Lean Tip #1939 – Keep Your Workspace Clean And Clear Of Clutter.
As the old saying goes, "A cluttered desk is a symptom of a cluttered mind." The time you spend looking for misplaced papers each day is extra time you could be using to complete your work. Likewise, there are apps to assist you in categorizing and electronically organizing your email inbox. Imagine the time you could save by no longer searching for hard-to-find emails!

Lean Tip #1940 – Prioritize Tasks To Focus On Important Ones
Work on one task at a time, starting a new one only once the previous one has been completed. Juggling tasks has been scientifically proven to “decrease the performance of workers, raising the chances of low output, long duration of projects and exploding backlogs”.

Having the resolve to stick with one task is actually not that simple, especially when people are pestering you to lend a hand with theirs. You have to know when to say no to colleagues and even your boss.

The Pareto principle (or the 80/20 rule) observes that most things in life aren’t distributed evenly. In business terms, this could mean that 80pc of your revenue comes from 20pc of your customers or that 80pc of your bonus depends on 20pc of your responsibilities.

Decide which tasks are most important to you and then focus the majority of your energy on them.

Lean Tip #1941 – Celebrate Failure
Remember, most employees are trying to do their best, most of the time. Show appreciation for the well-intentioned action, even if it led to a failure. Talk about what the employee did right, then explain the problem. Always focus on strengths, not weaknesses.

During your discussion, go over any processes and procedures necessary to get a procedural task done right the next time. If the failure was more complex, say a sales meeting didn’t go well, try role-playing to help your employee find their footing.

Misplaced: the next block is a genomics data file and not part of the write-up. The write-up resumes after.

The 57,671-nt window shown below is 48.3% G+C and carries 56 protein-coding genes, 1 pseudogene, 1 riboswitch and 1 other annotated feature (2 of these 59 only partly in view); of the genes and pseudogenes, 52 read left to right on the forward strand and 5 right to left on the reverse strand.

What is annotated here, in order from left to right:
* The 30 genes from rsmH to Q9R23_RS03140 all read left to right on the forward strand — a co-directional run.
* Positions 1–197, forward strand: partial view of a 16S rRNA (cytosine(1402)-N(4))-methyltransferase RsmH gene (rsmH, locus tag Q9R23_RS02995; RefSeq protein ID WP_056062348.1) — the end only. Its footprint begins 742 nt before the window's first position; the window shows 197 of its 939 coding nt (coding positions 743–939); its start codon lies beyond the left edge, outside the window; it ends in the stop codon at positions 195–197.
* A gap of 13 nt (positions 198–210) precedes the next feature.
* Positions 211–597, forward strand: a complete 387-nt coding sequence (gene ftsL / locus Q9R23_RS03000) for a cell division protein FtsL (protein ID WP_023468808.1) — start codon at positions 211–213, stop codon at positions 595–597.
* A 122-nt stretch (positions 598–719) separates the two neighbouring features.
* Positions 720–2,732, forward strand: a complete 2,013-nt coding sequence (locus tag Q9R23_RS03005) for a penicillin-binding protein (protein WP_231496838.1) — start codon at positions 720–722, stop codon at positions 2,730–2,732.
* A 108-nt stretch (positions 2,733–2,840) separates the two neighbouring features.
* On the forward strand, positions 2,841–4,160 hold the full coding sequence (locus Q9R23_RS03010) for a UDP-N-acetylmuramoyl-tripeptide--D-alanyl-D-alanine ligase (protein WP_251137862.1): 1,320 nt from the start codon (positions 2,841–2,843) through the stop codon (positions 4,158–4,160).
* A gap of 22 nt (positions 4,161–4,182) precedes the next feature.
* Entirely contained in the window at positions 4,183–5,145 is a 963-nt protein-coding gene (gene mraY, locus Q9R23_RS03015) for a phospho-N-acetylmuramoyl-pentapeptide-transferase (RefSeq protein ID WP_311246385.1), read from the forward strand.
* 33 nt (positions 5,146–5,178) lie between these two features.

Lean Tip #1942 - Ignore, or Work Around, Minor Mistakes
Perfectionists take heed! Things don’t always have to be exactly, 100 percent perfect. Some people learn by experience and no amount of coaching or manual reading will change that, so be open to letting experiential learners make minor mistakes.

Of course, this advice does not apply when health and safety are at risk, for instance in a hospital setting. No one thinks it’s okay for a nurse to make a minor mistake in giving out medicine.

However, in an office setting, it is unlikely that someone will die if an email doesn’t get sent out by the end of the day. By giving employees room to fail in minor ways you convey that you trust them to get the job done right – eventually. Just don’t let this laissez faire attitude go too far or you will convey that you don’t care about quality.

Lean Tip #1943 - Listen and Empower.
Coaching requires both encouragement and empowerment. Managers must work with employees to build one-on-one relationships that result in improved performance.

Your employees are likely to have a lot of input, questions, and feedback. It’s important for them to know you care enough to listen to what they have to say, and encourage them to share their opinions.

Lean Tip #1944 - Ask Good Questions.
Great questions lead to great answers, and great answers lead to great conversations. As a manager or leader, it is critical that you develop strong relationships with your employees. This will help you determine if your employees are curious, have the capacity to perform and improve, and have a positive attitude.

Lean Tip #1945 - Commit to Continuous Learning.
Make a commitment to improve your own skills and competencies. If you’re not continuously learning, why should your employees? Lead by example and your team will follow.

Show that you are interested in their success (why wouldn’t you be?). Ask questions about where they see their career going, or how they see their role evolving in the company. Even if they don’t have a plan laid out yet, these questions will make them think about their career and what they want to accomplish within the organization.


Show your employees that you don’t just want them to do better so you look better, but that you’re actively interested in their career, accomplishments and professional success.